If you’re part of a family-business you might be wondering if the crises you encounter are unique to others like yourself. The answer is a resounding NO and YES. The crises that family owned businesses experience are common among all businesses. Cash flow, communication, disparate goals; family or not, any business can experience these and a host of other problems.
So why then does the family business seem to suffer from a host of maladies all its’ own? I’d say it has a lot to do with expectations. You grew up together so you figure you know each other better than anyone else and that you can communicate without speaking. Heck, given those luxuries you surely can’t have many problems. But of course these expectations are just that and when they’re not fulfilled you’re far more inclined to behave as if you’re a family member rather than a business person.
So, is the family business destined to fail? Absolutely not! Of the successful family- businesses I’ve known or worked with, there are a couple of golden rules that apply.
If your family is not healthy how can you possibly build (or maintain) a healthy family business? I'm not talking about physical health (though that too is very important); I'm talking about healthy relationships, where communication isn’t just possible but it's encouraged and actively worked on. The health of a family business begins at home and the dysfunction of the family will become the dysfunction of the family business, if not the source of its ultimate demise.
It's All About the Business
It's not possible to remove the family from the family business, however, the business is an entity and just like the family- it needs to be nourished. Of course if you don't recognize the business as an entity, independent of the family, it will be a challenge to ensure it gets the attention it needs. Yes, the business and the family may be competing for that all important attention. To that end I strongly encourage family business folks to visualize the business as something tangible. That's right, give it a name, ask it how it's doing and check in frequently to ensure it’s getting the nourishment it needs. Funny as it seems, this step reminds family business people that it’s about much more than family.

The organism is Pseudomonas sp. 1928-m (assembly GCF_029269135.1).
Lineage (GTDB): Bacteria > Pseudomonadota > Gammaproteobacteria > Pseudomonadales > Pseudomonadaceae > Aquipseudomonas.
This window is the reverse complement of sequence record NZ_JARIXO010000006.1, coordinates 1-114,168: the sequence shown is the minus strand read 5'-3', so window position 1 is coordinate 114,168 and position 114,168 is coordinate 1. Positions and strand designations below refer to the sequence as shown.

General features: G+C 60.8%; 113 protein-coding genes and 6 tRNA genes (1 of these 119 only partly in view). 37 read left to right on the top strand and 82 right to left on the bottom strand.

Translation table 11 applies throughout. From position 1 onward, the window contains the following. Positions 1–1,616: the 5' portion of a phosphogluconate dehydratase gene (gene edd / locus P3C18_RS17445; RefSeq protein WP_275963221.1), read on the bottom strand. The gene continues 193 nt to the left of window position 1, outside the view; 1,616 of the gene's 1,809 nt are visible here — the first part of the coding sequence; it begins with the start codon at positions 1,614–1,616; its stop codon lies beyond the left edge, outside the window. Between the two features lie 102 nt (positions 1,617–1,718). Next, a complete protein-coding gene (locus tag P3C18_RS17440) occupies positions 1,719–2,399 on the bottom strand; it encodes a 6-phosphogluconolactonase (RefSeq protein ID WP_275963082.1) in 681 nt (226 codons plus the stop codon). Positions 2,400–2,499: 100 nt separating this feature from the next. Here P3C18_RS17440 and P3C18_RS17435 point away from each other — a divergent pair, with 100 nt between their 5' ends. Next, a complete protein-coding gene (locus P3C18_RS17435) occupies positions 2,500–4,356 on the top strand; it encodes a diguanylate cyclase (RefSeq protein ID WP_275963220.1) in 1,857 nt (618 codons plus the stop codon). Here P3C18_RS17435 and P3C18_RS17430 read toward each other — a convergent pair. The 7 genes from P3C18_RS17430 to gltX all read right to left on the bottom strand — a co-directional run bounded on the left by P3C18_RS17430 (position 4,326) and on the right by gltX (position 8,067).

The family business may indeed have a lot more distractions to deal with than other businesses and so it's important to be ever vigilant. The lessons learned about improved communication apply as much in the office as they do in the home. Periodically asking each other, "how am I doing?" is a great way to keep festering sores from developing. The only time that change is bad is when you fail to recognize it’s needed.
Family doctrine and dysfunction will become the doctrine and dysfunction of the business, if you let it. These simple steps will not solve or prevent all of your challenges but they will surely help you build a strong foundation for that family business. One thing for sure, whether it's in the home or office, it's likely that family is one of the most important things in your life.